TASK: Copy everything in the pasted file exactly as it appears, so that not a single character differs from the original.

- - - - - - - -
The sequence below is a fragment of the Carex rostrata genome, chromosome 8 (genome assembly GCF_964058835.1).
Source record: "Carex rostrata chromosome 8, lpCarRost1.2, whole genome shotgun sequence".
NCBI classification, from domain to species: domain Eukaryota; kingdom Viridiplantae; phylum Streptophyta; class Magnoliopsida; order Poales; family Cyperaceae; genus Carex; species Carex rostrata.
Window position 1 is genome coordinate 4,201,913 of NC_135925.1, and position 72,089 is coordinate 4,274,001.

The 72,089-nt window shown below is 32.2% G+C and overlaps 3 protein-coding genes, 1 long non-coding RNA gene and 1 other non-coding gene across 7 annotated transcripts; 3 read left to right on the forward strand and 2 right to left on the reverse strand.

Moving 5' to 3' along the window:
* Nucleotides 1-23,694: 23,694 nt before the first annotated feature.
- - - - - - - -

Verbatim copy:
The sequence below is a fragment of the Carex rostrata genome, chromosome 8 (genome assembly GCF_964058835.1).
Source record: "Carex rostrata chromosome 8, lpCarRost1.2, whole genome shotgun sequence".
NCBI classification, from domain to species: domain Eukaryota; kingdom Viridiplantae; phylum Streptophyta; class Magnoliopsida; order Poales; family Cyperaceae; genus Carex; species Carex rostrata.
Window position 1 is genome coordinate 4,201,913 of NC_135925.1, and position 72,089 is coordinate 4,274,001.

The 72,089-nt window shown below is 32.2% G+C and overlaps 3 protein-coding genes, 1 long non-coding RNA gene and 1 other non-coding gene across 7 annotated transcripts; 3 read left to right on the forward strand and 2 right to left on the reverse strand.

Moving 5' to 3' along the window:
* Nucleotides 1-23,694: 23,694 nt before the first annotated feature.